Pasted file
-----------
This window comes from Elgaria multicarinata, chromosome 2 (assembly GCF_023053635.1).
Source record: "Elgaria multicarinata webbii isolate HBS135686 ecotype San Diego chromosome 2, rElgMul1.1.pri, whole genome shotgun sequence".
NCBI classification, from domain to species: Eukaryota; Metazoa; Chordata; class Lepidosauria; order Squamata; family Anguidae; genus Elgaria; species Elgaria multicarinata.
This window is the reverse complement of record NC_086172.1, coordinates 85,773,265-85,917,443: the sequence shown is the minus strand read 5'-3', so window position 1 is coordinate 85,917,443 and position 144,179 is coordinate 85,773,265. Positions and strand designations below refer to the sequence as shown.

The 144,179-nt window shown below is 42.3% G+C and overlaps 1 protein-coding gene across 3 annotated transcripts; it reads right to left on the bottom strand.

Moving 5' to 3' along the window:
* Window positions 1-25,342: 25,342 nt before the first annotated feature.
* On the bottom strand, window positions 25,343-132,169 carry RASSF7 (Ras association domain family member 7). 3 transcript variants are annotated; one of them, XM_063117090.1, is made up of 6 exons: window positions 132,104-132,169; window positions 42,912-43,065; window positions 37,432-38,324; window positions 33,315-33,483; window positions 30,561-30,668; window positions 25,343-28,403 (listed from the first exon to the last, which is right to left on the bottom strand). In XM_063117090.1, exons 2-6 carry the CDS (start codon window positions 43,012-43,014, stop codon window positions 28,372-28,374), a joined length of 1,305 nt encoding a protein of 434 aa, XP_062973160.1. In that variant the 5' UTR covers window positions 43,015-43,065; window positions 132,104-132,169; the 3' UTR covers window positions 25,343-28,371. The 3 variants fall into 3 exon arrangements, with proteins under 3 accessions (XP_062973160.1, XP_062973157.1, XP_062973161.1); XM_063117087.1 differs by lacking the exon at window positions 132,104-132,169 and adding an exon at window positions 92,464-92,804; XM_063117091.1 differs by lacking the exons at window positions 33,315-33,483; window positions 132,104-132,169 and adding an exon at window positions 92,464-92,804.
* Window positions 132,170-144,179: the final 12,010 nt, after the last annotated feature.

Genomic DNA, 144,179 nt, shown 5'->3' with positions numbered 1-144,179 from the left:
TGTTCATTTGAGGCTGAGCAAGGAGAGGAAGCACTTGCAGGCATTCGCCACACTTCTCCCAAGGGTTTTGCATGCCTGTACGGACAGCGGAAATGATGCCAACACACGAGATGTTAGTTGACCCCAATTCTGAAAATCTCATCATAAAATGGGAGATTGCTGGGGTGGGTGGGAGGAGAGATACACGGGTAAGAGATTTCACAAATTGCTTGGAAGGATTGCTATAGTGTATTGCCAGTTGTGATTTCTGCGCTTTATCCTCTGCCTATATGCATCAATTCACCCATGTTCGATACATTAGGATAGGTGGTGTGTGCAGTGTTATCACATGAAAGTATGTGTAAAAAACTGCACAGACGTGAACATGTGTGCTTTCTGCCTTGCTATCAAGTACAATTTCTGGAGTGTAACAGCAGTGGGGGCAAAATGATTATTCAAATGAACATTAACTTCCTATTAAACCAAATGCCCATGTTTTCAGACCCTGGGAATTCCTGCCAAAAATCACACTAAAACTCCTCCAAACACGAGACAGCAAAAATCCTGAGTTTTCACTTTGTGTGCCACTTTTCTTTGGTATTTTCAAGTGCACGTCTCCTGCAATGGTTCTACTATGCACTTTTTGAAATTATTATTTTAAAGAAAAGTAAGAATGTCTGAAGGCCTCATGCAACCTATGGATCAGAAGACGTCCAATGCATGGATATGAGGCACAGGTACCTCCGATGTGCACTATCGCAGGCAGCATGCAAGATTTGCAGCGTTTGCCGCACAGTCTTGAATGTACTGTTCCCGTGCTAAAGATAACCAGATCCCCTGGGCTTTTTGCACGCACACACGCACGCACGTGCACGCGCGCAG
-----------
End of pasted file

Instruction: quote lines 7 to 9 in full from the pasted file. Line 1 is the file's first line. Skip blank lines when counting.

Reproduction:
* Window positions 1-25,342: 25,342 nt before the first annotated feature.
* On the bottom strand, window positions 25,343-132,169 carry RASSF7 (Ras association domain family member 7). 3 transcript variants are annotated; one of them, XM_063117090.1, is made up of 6 exons: window positions 132,104-132,169; window positions 42,912-43,065; window positions 37,432-38,324; window positions 33,315-33,483; window positions 30,561-30,668; window positions 25,343-28,403 (listed from the first exon to the last, which is right to left on the bottom strand). In XM_063117090.1, exons 2-6 carry the CDS (start codon window positions 43,012-43,014, stop codon window positions 28,372-28,374), a joined length of 1,305 nt encoding a protein of 434 aa, XP_062973160.1. In that variant the 5' UTR covers window positions 43,015-43,065; window positions 132,104-132,169; the 3' UTR covers window positions 25,343-28,371. The 3 variants fall into 3 exon arrangements, with proteins under 3 accessions (XP_062973160.1, XP_062973157.1, XP_062973161.1); XM_063117087.1 differs by lacking the exon at window positions 132,104-132,169 and adding an exon at window positions 92,464-92,804; XM_063117091.1 differs by lacking the exons at window positions 33,315-33,483; window positions 132,104-132,169 and adding an exon at window positions 92,464-92,804.
* Window positions 132,170-144,179: the final 12,010 nt, after the last annotated feature.